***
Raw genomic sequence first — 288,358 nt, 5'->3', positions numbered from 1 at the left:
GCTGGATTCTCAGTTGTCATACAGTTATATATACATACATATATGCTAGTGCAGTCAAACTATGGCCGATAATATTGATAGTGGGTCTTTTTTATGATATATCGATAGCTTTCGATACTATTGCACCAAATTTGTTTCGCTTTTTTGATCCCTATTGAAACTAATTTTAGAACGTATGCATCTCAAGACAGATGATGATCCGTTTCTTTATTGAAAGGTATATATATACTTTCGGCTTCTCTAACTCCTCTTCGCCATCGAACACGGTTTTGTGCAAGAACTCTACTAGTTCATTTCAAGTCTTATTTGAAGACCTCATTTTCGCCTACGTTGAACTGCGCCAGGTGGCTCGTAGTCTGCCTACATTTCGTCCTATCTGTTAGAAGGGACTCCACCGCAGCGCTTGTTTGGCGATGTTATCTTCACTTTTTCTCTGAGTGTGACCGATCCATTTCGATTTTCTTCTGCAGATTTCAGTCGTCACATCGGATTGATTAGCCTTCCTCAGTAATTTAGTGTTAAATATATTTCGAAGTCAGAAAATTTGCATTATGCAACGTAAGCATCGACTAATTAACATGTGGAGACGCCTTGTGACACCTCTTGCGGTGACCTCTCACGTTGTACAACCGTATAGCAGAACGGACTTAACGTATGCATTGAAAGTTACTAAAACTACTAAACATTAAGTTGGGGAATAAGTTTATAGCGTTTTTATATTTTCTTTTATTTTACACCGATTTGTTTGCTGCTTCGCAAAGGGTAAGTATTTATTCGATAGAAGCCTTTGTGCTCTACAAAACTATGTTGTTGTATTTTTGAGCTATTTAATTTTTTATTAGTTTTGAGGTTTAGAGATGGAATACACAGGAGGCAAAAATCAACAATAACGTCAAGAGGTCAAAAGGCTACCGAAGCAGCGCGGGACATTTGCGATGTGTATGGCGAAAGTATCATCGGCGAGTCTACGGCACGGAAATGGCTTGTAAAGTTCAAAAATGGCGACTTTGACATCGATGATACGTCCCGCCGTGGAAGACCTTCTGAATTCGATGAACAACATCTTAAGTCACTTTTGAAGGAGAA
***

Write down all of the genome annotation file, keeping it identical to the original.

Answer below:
Raw genomic sequence first — 288,358 nt, 5'->3', positions numbered from 1 at the left:
GCTGGATTCTCAGTTGTCATACAGTTATATATACATACATATATGCTAGTGCAGTCAAACTATGGCCGATAATATTGATAGTGGGTCTTTTTTATGATATATCGATAGCTTTCGATACTATTGCACCAAATTTGTTTCGCTTTTTTGATCCCTATTGAAACTAATTTTAGAACGTATGCATCTCAAGACAGATGATGATCCGTTTCTTTATTGAAAGGTATATATATACTTTCGGCTTCTCTAACTCCTCTTCGCCATCGAACACGGTTTTGTGCAAGAACTCTACTAGTTCATTTCAAGTCTTATTTGAAGACCTCATTTTCGCCTACGTTGAACTGCGCCAGGTGGCTCGTAGTCTGCCTACATTTCGTCCTATCTGTTAGAAGGGACTCCACCGCAGCGCTTGTTTGGCGATGTTATCTTCACTTTTTCTCTGAGTGTGACCGATCCATTTCGATTTTCTTCTGCAGATTTCAGTCGTCACATCGGATTGATTAGCCTTCCTCAGTAATTTAGTGTTAAATATATTTCGAAGTCAGAAAATTTGCATTATGCAACGTAAGCATCGACTAATTAACATGTGGAGACGCCTTGTGACACCTCTTGCGGTGACCTCTCACGTTGTACAACCGTATAGCAGAACGGACTTAACGTATGCATTGAAAGTTACTAAAACTACTAAACATTAAGTTGGGGAATAAGTTTATAGCGTTTTTATATTTTCTTTTATTTTACACCGATTTGTTTGCTGCTTCGCAAAGGGTAAGTATTTATTCGATAGAAGCCTTTGTGCTCTACAAAACTATGTTGTTGTATTTTTGAGCTATTTAATTTTTTATTAGTTTTGAGGTTTAGAGATGGAATACACAGGAGGCAAAAATCAACAATAACGTCAAGAGGTCAAAAGGCTACCGAAGCAGCGCGGGACATTTGCGATGTGTATGGCGAAAGTATCATCGGCGAGTCTACGGCACGGAAATGGCTTGTAAAGTTCAAAAATGGCGACTTTGACATCGATGATACGTCCCGCCGTGGAAGACCTTCTGAATTCGATGAACAACATCTTAAGTCACTTTTGAAGGAGAA